Various embodiments are disclosed of a system and method for implementing a software-based cache coherence protocol. The system may include a cache and a processing unit including at least one processor thread. During operation, the processing unit may execute a memory request using the processor thread. In response to detecting a cache hit to shared or a cache miss associated with the memory request, the cache may provide both a trap signal and coherence information to the processor thread. After receiving the trap signal and the coherence information, the processor thread may perform a cache coherence operation for the memory request using at least the received coherence information. For instance, the processor thread may run a coherence handler to send coherence requests to one or more remote processing units to perform the cache coherence operation. The remote processing units may process the coherence requests and send reply data to the same processing thread that executed the memory request and sent the coherence requests.
In one embodiment, the coherence information provided from the cache to the processing thread may include at least a miss address. In some embodiments, if the cache is configured as a write-back cache, the coherence information provided from the cache to the processing thread may include at least a miss address, a write-back address, and a write-back buffer pointer.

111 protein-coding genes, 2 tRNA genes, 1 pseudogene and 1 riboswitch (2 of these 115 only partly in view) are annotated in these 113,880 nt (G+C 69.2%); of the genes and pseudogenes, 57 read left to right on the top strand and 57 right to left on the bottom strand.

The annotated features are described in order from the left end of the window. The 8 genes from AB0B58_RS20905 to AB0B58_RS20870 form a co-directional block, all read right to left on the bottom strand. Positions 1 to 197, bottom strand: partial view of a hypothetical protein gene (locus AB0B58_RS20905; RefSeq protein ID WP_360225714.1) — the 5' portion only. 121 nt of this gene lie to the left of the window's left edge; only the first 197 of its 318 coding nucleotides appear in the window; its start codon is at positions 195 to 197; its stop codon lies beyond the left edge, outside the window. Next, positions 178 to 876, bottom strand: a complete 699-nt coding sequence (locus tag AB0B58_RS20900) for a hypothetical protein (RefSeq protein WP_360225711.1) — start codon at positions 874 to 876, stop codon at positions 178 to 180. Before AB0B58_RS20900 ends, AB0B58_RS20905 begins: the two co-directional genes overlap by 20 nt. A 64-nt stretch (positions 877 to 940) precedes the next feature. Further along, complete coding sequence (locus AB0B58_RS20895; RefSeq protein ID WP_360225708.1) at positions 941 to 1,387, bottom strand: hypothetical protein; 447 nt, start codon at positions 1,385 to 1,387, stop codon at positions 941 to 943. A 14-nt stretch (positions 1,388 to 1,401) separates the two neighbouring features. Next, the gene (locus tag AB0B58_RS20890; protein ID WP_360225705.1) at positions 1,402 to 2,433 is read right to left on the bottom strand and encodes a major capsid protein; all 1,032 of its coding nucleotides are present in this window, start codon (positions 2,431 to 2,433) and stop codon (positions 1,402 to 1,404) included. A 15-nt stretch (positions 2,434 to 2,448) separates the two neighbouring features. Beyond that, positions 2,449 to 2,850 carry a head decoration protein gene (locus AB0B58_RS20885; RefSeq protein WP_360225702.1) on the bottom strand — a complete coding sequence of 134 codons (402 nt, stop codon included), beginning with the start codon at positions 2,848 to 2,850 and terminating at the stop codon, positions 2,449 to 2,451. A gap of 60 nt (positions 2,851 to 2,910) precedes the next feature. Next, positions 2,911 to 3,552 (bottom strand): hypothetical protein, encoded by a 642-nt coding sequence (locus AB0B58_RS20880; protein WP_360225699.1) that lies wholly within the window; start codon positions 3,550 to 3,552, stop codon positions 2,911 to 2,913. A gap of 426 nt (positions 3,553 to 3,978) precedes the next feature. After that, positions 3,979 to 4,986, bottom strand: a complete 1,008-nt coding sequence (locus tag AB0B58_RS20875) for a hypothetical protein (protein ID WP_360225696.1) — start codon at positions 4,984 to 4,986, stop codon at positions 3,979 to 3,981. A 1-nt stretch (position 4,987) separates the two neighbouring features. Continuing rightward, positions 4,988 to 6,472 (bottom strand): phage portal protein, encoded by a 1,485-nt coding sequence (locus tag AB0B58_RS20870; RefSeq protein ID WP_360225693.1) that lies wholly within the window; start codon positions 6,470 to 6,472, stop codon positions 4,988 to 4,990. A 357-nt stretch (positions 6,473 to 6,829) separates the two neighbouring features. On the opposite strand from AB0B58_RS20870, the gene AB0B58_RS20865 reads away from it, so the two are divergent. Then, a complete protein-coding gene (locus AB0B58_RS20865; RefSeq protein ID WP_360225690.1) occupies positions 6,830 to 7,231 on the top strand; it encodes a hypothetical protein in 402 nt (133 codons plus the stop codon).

In various embodiments, the processing unit may include a plurality of processor threads and a load balancer. The load balancer may receive coherence requests from one or more remote processing units and distribute the received coherence requests across the plurality of processor threads. In one embodiment, the load balance may determine an operational state of each of the plurality of processor threads and distribute the coherence requests across at least a subset of the plurality of processor threads based on the operation state of the processor threads. For instance, in one specific implementation, the load balancer may preferentially distribute the coherence requests across the processor threads that are in a sleep state.